Those choosing the Ghost path will have a variety of tools available. You can throw kunai and bombs (including sticky bombs and smoke bombs) or toss an item (like firecrackers) to create distractions. Assassinations are a given but you can also chain assassinations to kill multiple foes. Jin is also capable of striking fear into his enemies, prompting them to fall to the ground and accept their deaths, which is awfully considerate.
Armor Sets and Cosmetics
A variety of different armor sets and cosmetics are available to customize Jin’s look. Hakama and jingasa (or camp hats) can be collected along with samurai armor and masks. Armor will give “different mechanical advantages” and though said bonuses have yet to be explicitly outlined, you can expect certain sets to better suit close-combat or stealth.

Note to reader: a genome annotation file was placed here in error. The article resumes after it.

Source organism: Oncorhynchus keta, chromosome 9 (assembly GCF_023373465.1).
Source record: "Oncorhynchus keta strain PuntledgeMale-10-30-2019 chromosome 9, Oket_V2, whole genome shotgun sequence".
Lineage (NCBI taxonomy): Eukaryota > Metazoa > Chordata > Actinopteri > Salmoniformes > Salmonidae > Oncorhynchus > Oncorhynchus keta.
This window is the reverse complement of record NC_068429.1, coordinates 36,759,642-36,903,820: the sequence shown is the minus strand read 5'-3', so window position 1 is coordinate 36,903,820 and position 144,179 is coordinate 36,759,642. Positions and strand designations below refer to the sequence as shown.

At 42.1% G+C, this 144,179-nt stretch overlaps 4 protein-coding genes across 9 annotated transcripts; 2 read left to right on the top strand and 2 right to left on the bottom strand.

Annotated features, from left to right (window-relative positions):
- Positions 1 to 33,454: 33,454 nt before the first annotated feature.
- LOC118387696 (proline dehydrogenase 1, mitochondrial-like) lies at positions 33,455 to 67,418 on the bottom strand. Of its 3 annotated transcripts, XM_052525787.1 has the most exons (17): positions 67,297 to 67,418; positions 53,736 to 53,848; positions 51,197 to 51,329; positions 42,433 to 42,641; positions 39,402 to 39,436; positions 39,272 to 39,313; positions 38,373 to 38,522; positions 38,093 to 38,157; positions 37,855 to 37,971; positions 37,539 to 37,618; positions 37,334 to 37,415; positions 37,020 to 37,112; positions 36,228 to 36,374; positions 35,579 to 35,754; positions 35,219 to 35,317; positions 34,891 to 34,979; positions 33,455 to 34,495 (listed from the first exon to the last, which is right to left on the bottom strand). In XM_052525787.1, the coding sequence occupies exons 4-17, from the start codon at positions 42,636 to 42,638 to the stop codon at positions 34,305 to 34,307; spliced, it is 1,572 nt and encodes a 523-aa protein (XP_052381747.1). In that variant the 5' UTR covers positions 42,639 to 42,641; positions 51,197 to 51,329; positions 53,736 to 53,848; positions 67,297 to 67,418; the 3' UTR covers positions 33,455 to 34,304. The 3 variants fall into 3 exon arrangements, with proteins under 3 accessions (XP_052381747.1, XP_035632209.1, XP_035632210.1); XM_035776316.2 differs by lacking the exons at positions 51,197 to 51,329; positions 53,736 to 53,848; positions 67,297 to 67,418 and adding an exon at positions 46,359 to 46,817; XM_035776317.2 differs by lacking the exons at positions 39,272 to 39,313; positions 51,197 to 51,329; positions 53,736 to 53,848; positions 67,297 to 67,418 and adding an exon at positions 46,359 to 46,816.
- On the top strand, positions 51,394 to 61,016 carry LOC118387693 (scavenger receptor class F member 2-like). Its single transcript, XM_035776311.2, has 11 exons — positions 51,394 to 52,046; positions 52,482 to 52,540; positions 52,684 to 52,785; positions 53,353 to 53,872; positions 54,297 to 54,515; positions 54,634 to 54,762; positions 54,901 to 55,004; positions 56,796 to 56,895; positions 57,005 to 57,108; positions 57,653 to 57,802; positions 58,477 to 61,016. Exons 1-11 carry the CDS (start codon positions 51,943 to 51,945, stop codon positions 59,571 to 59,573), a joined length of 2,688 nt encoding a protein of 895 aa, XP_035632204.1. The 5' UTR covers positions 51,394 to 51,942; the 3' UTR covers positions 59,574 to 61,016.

Techniques are the key skills that Jin will learn and Technique Points are used to upgrade them. As Jin becomes more of a legend on Tsushima, he’ll learn new techniques. Sucker Punch has yet to showcase the Techniques menu but it has implied that players can choose how these different abilities “evolve.” This seems to point towards certain Techniques having alternate upgrade paths to change the way they work.
Multiple Difficulty Levels
Ghost of Tsushima offers multiple difficulty levels, namely Easy, Normal or Hard with enemy aggression increasing at higher difficulties. So if you want a nice story experience, then Easy difficulty is the way to go. However, one nice touch is that regardless of difficulty, enemy health will always be the same. As per game director Nate Fox, “This is to maintain the lethality of the katana. Our combat is all about the player’s skill.”
Black and White Filter